Having used the six-week, coronavirus-induced break to heal injuries, Wests Tigers stars Luke Brooks and Moses Mbye are ready to roll once the action restarts.
Brooks, who injured his calf the day before the club's season-opening win over the Dragons, was initially set to miss five matches but has confirmed he will be fine for round three.
"My calf is feeling good. I'm back into pretty much full training now and I'll be right for full contact [later this week] too," Brooks said.
The 2018 Dally M Halfback of the Year explained the unusual circumstances in which the injury occurred in a captain's run.
"It was sort of nothing. I sort of went to take off and pass the ball and I thought someone threw a tennis ball or a golf ball at my calf," he said.
"I turned around and looked around and I didn't see anything. Then I went to take a step and realised it was my calf that went on me.
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"It was a bit of a weird one, I hadn't done a calf before, but I guess if there was a good thing to come out of all of what's happened over the past six weeks it's that I only missed two games."
Co-captain Mbye, meanwhile, was forced to watch the first two rounds as he battled a knee injury.
"I guess COVID was a bit timely for me... I'm certainly looking forward to playing some footy, it feels like it's been forever," the utility said.
"I had a long time to get my rehab right and I was fortunate enough to have access to the physio a couple of weeks early, so that was really good. They've been really good in here as well."
With clubs cleared to resume contact training on Monday, the Tigers eased their way back into tackling with left-versus-right edge drills and a light 13-on-13 scrimmage.
The players are expecting things to ramp up as the week progresses.
"It was a bit of an introduction day to it, so we didn't get into it too much," Mbye said, adding that an indoor tackling technique session was planned for that afternoon.
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While the team may need some time to adjust to the rigours of crashing into each other again, Corey Thompson is confident stamina won't be an issue once the Telstra Premiership resumes on May 28.
"Last week we got flogged in fitness," the fullback said.
Thompson also downplayed any major benefit the Tigers could gain if their home ground of Leichhardt Oval becomes a central venue for matches to be held amid the pandemic.
"I think the main advantage is the packed Leichhardt crowd that we usually get. It might give you a little edge, but the main factor will be missing," Thompson said, referring to fans being locked out.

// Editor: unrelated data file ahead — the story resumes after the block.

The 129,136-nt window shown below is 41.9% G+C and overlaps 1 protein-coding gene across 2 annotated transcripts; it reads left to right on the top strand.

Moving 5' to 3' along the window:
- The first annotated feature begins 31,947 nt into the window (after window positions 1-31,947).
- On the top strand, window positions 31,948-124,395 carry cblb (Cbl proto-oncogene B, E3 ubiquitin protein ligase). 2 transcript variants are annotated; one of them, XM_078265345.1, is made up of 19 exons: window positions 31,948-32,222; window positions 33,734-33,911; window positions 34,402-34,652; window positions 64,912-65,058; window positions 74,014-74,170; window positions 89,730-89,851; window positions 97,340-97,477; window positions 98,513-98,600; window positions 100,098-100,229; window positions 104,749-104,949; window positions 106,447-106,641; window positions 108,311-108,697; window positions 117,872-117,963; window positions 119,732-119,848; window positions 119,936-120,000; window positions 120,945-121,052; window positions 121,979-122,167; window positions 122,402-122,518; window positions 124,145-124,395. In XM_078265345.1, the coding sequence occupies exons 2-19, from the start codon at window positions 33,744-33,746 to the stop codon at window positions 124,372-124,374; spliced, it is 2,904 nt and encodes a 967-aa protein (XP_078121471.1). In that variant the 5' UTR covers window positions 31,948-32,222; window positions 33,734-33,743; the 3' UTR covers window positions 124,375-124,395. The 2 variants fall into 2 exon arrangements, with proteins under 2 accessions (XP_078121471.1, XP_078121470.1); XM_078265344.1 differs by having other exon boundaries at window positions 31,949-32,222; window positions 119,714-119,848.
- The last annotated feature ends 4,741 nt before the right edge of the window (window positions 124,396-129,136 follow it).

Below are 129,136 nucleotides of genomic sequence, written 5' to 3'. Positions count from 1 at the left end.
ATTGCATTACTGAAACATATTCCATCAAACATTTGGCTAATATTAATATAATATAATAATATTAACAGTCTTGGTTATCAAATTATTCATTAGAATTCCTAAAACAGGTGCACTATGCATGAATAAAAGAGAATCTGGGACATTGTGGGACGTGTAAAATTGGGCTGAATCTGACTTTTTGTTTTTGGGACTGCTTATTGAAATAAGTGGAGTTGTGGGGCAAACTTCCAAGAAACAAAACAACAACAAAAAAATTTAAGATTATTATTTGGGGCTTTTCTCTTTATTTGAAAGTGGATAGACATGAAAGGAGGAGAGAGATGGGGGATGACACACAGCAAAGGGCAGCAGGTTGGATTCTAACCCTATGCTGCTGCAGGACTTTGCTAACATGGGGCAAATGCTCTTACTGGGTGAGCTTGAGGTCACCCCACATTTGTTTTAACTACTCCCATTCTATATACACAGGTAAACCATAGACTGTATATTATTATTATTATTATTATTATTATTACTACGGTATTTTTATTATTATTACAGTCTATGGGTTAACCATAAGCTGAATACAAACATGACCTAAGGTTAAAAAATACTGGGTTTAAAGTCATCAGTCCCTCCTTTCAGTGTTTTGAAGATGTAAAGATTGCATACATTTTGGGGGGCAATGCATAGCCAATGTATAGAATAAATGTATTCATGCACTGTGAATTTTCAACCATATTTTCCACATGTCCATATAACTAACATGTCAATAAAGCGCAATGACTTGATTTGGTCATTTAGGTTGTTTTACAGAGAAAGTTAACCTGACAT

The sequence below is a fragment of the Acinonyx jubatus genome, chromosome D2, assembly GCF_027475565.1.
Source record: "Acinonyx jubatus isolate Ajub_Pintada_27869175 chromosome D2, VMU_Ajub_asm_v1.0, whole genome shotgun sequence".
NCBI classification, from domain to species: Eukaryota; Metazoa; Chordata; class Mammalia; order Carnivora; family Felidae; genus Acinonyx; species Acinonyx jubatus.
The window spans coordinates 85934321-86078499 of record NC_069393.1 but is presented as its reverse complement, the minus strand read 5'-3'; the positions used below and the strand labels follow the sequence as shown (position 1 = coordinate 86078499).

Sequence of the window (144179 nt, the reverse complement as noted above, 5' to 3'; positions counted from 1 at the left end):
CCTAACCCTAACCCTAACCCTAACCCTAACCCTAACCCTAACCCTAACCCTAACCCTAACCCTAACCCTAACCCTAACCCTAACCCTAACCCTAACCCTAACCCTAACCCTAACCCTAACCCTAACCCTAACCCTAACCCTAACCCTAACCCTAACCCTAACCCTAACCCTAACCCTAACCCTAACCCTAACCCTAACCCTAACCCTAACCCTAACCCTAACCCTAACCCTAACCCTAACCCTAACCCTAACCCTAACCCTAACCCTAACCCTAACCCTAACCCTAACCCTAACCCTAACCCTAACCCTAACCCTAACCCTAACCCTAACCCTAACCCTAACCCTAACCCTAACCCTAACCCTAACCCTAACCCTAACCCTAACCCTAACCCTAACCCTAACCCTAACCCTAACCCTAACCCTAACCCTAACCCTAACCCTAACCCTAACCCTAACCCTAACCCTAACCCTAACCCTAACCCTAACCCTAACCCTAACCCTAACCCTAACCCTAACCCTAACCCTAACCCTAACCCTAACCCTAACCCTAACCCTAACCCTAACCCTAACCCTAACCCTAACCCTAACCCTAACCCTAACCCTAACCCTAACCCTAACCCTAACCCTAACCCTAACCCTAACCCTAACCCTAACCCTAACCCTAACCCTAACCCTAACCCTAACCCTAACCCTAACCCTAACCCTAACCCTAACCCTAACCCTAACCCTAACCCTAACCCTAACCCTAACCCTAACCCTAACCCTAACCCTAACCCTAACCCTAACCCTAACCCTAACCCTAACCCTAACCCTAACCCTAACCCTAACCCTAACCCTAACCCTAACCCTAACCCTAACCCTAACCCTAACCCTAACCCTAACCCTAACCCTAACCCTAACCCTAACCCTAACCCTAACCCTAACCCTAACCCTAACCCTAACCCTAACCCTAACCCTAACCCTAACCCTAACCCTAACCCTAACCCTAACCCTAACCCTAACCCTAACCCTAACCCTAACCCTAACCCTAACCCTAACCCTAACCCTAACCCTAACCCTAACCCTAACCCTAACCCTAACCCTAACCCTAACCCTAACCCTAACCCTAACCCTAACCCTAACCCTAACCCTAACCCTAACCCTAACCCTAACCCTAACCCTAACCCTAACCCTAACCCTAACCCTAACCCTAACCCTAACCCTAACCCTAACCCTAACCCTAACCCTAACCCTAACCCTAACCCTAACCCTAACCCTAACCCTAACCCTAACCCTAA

Brooks noted that supporters watched from the scaffolding of a house overlooking the stadium when the Tigers hosted Newcastle in round two and joked the club could sell tickets for the view.
Mbye said his whole squad had adapted to the major shake-ups brought about by the virus.
"No one's complained 'we need a draw, we need this, that and the other', everyone's just embraced that it's going to be different this year," Mbye said when asked if it was difficult to prepare for round three without knowing their opponent yet.
"We've been thrown a couple of curveballs and that's just the way it is. Everyone's just keen to play footy and put on a product that people want to watch. Whoever it is we play, we're just going to prepare the best we can."
Mbye put his trust in the Project Apollo innovations committee to make a smart call regarding any rule tweaks.
It's been touted that the game could reboot under a one-referee model where teams would receive a new set of six instead of a standard penalty if the opposition commits a ruck infringement.
"I think that the committee that's going to make these decisions, they've got some really good brains and really good experience around the football field in there," Mbye said.
"I think they'll be mindful of changing the rules at this time of year, in terms of it's mid-season. We can't forget that it is mid-season, we're going into round three.
"I think as far as rule changes go, they fit better at the end of the year or in the off-season going into next year."